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The Student News Site of West Covina High School

WCHS Insight

The Student News Site of West Covina High School

WCHS Insight

Custodians’ hard work is often unseen

Violet Vazquez-Rios
James Tan on Jan. 24 after lunch driving to his next task cleaning up campus.

A common misconception about the custodial staff on campus is that they only clean up after student’s trash during nutrition and lunch. However, their hard work is more than just that. 

Danny Lopez, Rachel Underwood, Rolando Bellorini, Estrella Jimenez, James Tan, Jonathan Huynh, Albert Anaya, John Recendez, Manny Valdivia, and Juliana Rodriguez are the campus’ ten custodians. Often overlooked for the amount of work they do, they help uphold school safety standards by cleaning, providing teacher’s special requests regarding facilities, and overseeing repairs.

There are two custodian crews, one for the morning and another for the night shift. The morning crew arrives before everyone on campus, leaving their homes to arrive at their shifts from 6 a.m. to 2:30 p.m. The night crew then stays after everyone leaves from the school day, working from 3 p.m. to 11 p.m. 

Lead day custodian Danny Lopez describes his day-to-day life on campus. Before the school day, custodians disarm the campus’ alarms, blow away trash and leaves into a pile to dispose of them, then unlock the restrooms and make sure they’re stocked and clean for the day. They then break into groups to task on various sections of the campus such as preparing the stadium, parking lot and gym for when students arrive.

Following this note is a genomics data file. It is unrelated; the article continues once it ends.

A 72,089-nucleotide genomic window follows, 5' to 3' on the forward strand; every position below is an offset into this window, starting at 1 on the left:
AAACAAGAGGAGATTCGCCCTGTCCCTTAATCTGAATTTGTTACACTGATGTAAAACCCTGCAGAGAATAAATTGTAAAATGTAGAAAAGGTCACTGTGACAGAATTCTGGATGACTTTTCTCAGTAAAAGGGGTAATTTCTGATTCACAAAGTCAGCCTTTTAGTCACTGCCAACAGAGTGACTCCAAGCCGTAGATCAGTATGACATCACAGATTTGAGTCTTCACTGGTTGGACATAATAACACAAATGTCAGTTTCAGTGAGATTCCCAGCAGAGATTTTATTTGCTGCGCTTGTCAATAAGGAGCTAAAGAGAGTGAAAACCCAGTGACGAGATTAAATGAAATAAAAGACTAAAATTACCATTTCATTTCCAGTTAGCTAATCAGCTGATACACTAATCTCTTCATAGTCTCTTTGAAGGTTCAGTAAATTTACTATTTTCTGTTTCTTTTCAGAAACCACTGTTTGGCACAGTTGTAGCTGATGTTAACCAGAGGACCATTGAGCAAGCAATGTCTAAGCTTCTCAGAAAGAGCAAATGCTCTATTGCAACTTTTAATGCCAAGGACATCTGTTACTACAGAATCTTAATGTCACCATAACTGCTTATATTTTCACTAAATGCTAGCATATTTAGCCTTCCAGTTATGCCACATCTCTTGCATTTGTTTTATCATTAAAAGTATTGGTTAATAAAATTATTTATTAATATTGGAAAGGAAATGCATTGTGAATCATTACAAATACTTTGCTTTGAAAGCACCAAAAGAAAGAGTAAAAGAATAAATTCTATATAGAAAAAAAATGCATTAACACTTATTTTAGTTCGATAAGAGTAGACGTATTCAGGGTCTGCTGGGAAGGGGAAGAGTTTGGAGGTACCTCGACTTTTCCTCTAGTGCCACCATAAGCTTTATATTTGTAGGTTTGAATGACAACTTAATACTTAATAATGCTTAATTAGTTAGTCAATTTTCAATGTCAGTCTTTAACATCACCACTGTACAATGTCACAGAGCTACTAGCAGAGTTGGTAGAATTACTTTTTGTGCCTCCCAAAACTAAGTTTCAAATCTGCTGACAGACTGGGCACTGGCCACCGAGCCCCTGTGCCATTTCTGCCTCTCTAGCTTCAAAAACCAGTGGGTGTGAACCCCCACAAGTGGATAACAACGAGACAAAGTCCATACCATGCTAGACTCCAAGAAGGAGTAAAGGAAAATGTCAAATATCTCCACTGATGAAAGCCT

Danny Lopez on Jan. 24 picking up trash near M and L buildings as students are in fifth period.
(Violet Vazquez-Rios)

After nutrition and lunch they clean up, and will then continue with work orders until the end of the day. The same will be repeated throughout the week. 

“When you guys are in class like for the first and second period, we’re taking care of work orders, fixing things, repairing things, moving things,” said Lopez. 

Day custodian Jonathan Huynh shared that West Covina’s campus is the largest school he’s worked at in this district. So although he enjoys keeping busy, the upkeep is at an all-time high and highly labor intensive. 

“I wish would know the hard work we put into this campus. Most of the time, you know out of all the kids in this school whatever the number of enrollment is, sometimes they don’t realize what we do. And it only takes like one or two kids to realize, to come up to me and say thank you for your hard work. And I don’t get that often, but I really appreciate that,” said Hunyh. 

Custodians also help set up for large events hosted on campus. For example, the college on-the-spot admission events that took place in the quad for University of La Verne and Arizona Pacific University on Jan. 17-18. 

Custodians from the night crew were pulled from their routes so they could set up for the on-the-spot admissions event. Then the day crew custodians had to make sure to disassemble and clean up from the event on Jan. 17 to prepare for a boy’s basketball game the same day at 6:30 p.m. The custodians play a huge role in campus celebrations even though they’re not students.

Assistant Principal Melanie Wong emphasized that students can do their role in keeping the campus clean and helping out custodians by cleaning up after themselves.

“I wish students knew how much is on the plate of each custodian. That what they see at lunch or nutrition with the custodians cleaning up is probably like 5-10% of their entire role on this campus,” said Wong. 

A simple “thank you” can make custodian’s feel appreciated and motivated. Through custodian’s work, no matter how large the issue or mess, the campus is always ready for students and staff. 


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